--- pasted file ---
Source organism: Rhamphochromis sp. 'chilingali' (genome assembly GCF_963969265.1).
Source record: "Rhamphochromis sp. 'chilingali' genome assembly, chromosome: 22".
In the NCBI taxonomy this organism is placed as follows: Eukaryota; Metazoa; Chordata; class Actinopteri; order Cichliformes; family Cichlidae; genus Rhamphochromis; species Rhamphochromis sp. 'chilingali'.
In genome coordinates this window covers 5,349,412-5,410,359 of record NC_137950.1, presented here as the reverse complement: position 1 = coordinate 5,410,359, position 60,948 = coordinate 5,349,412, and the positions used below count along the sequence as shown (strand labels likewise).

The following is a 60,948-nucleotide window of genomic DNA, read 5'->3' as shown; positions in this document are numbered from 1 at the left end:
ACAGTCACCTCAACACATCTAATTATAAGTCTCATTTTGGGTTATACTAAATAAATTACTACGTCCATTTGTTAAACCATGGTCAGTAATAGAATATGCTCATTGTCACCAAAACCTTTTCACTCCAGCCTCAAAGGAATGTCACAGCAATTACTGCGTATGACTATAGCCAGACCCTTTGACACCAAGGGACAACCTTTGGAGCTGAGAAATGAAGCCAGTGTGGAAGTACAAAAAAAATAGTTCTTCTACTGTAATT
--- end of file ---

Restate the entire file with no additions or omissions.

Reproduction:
Source organism: Rhamphochromis sp. 'chilingali' (genome assembly GCF_963969265.1).
Source record: "Rhamphochromis sp. 'chilingali' genome assembly, chromosome: 22".
In the NCBI taxonomy this organism is placed as follows: Eukaryota; Metazoa; Chordata; class Actinopteri; order Cichliformes; family Cichlidae; genus Rhamphochromis; species Rhamphochromis sp. 'chilingali'.
In genome coordinates this window covers 5,349,412-5,410,359 of record NC_137950.1, presented here as the reverse complement: position 1 = coordinate 5,410,359, position 60,948 = coordinate 5,349,412, and the positions used below count along the sequence as shown (strand labels likewise).

The following is a 60,948-nucleotide window of genomic DNA, read 5'->3' as shown; positions in this document are numbered from 1 at the left end:
ACAGTCACCTCAACACATCTAATTATAAGTCTCATTTTGGGTTATACTAAATAAATTACTACGTCCATTTGTTAAACCATGGTCAGTAATAGAATATGCTCATTGTCACCAAAACCTTTTCACTCCAGCCTCAAAGGAATGTCACAGCAATTACTGCGTATGACTATAGCCAGACCCTTTGACACCAAGGGACAACCTTTGGAGCTGAGAAATGAAGCCAGTGTGGAAGTACAAAAAAAATAGTTCTTCTACTGTAATT